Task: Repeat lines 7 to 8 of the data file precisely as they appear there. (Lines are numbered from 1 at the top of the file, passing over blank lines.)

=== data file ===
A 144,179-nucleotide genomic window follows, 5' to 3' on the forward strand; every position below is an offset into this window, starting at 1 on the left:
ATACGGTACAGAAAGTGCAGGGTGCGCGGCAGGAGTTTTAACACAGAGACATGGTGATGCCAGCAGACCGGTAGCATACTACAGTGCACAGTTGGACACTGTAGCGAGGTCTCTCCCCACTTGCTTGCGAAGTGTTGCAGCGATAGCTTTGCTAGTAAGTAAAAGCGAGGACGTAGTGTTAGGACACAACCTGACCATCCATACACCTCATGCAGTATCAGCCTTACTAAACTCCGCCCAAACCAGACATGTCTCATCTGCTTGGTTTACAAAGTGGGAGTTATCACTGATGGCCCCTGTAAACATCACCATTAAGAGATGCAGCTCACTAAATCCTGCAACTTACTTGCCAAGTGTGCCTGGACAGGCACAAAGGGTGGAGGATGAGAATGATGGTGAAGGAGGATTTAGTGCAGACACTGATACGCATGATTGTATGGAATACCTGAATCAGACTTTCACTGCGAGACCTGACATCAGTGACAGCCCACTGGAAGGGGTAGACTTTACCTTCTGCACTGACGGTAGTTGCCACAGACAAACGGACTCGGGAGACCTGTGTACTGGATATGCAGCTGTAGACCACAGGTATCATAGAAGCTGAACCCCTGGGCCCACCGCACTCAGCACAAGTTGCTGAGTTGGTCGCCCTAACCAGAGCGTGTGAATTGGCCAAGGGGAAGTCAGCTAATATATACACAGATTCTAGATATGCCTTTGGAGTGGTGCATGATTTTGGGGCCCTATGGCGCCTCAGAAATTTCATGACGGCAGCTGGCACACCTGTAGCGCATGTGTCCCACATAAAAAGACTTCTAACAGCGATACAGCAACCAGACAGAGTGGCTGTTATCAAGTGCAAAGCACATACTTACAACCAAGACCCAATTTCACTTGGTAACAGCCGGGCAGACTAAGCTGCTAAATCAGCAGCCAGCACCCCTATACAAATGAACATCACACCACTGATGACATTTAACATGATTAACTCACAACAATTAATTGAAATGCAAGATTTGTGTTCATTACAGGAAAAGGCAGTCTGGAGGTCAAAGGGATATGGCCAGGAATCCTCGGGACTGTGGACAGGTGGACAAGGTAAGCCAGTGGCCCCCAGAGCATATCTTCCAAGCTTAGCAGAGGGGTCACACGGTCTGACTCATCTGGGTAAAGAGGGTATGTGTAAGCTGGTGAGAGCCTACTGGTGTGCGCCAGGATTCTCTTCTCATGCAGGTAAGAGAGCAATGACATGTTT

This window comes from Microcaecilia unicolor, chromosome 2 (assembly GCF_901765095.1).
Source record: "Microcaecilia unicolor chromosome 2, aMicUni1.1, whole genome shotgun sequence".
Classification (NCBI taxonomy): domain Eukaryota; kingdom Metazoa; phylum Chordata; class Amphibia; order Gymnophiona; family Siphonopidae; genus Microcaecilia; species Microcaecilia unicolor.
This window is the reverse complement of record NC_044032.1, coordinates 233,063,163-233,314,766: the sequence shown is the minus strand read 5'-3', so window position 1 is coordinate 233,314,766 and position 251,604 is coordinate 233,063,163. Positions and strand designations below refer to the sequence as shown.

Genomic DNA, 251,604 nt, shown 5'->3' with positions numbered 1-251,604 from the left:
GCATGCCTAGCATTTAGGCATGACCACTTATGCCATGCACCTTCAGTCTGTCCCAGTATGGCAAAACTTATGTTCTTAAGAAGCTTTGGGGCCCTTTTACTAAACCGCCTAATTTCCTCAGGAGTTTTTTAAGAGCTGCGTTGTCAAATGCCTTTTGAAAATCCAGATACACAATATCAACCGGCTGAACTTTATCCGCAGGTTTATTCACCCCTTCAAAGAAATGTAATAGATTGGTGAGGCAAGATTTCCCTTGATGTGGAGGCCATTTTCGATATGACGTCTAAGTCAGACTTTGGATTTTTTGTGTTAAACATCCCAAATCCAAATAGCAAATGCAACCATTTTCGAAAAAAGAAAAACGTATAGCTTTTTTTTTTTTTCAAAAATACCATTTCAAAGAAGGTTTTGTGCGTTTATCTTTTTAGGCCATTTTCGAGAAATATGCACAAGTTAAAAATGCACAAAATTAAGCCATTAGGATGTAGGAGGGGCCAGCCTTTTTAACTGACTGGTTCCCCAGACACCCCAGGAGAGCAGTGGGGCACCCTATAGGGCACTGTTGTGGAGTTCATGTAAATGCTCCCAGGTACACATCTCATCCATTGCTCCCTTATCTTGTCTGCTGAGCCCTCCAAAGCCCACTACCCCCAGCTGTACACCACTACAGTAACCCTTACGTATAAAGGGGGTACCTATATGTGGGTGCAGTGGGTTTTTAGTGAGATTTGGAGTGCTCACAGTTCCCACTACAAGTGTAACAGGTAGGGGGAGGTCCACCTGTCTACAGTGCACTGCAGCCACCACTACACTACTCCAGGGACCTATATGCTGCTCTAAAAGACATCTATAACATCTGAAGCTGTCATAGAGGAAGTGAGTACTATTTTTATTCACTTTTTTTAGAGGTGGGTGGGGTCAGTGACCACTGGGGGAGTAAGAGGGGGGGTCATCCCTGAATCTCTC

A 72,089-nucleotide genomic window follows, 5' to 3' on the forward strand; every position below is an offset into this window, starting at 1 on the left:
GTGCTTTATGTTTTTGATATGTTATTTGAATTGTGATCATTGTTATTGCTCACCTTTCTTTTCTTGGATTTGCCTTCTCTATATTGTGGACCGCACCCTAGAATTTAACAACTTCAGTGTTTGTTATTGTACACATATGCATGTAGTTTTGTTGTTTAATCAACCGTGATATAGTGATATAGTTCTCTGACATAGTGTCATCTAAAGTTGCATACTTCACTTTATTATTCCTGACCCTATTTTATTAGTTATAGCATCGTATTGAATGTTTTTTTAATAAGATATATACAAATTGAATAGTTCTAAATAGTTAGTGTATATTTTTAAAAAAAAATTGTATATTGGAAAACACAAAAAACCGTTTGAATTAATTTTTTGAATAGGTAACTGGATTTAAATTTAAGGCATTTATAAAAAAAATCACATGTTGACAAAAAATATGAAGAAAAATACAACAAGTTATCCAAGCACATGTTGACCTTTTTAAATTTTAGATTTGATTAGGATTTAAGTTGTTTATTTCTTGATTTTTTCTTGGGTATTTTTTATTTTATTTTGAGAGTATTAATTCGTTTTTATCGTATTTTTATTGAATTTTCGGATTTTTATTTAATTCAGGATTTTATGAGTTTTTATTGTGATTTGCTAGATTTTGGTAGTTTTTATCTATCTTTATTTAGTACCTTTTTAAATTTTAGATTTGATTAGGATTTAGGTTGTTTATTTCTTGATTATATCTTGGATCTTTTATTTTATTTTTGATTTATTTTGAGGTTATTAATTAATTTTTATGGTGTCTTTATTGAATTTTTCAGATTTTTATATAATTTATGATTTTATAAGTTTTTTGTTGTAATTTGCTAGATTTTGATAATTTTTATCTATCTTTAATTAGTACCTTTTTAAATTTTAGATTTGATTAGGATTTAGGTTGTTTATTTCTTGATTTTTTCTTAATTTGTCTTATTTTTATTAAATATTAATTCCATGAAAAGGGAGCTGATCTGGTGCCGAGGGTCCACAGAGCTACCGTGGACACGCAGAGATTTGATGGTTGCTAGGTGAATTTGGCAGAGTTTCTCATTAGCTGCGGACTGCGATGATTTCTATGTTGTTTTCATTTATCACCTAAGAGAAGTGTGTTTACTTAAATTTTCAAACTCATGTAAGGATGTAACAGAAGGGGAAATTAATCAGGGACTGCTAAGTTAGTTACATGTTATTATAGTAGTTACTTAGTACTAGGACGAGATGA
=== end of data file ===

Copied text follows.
Genomic DNA, 251,604 nt, shown 5'->3' with positions numbered 1-251,604 from the left:
GCATGCCTAGCATTTAGGCATGACCACTTATGCCATGCACCTTCAGTCTGTCCCAGTATGGCAAAACTTATGTTCTTAAGAAGCTTTGGGGCCCTTTTACTAAACCGCCTAATTTCCTCAGGAGTTTTTTAAGAGCTGCGTTGTCAAATGCCTTTTGAAAATCCAGATACACAATATCAACCGGCTGAACTTTATCCGCAGGTTTATTCACCCCTTCAAAGAAATGTAATAGATTGGTGAGGCAAGATTTCCCTTGATGTGGAGGCCATTTTCGATATGACGTCTAAGTCAGACTTTGGATTTTTTGTGTTAAACATCCCAAATCCAAATAGCAAATGCAACCATTTTCGAAAAAAGAAAAACGTATAGCTTTTTTTTTTTTTCAAAAATACCATTTCAAAGAAGGTTTTGTGCGTTTATCTTTTTAGGCCATTTTCGAGAAATATGCACAAGTTAAAAATGCACAAAATTAAGCCATTAGGATGTAGGAGGGGCCAGCCTTTTTAACTGACTGGTTCCCCAGACACCCCAGGAGAGCAGTGGGGCACCCTATAGGGCACTGTTGTGGAGTTCATGTAAATGCTCCCAGGTACACATCTCATCCATTGCTCCCTTATCTTGTCTGCTGAGCCCTCCAAAGCCCACTACCCCCAGCTGTACACCACTACAGTAACCCTTACGTATAAAGGGGGTACCTATATGTGGGTGCAGTGGGTTTTTAGTGAGATTTGGAGTGCTCACAGTTCCCACTACAAGTGTAACAGGTAGGGGGAGGTCCACCTGTCTACAGTGCACTGCAGCCACCACTACACTACTCCAGGGACCTATATGCTGCTCTAAAAGACATCTATAACATCTGAAGCTGTCATAGAGGAAGTGAGTACTATTTTTATTCACTTTTTTTAGAGGTGGGTGGGGTCAGTGACCACTGGGGGAGTAAGAGGGGGGGTCATCCCTGAATCTCTC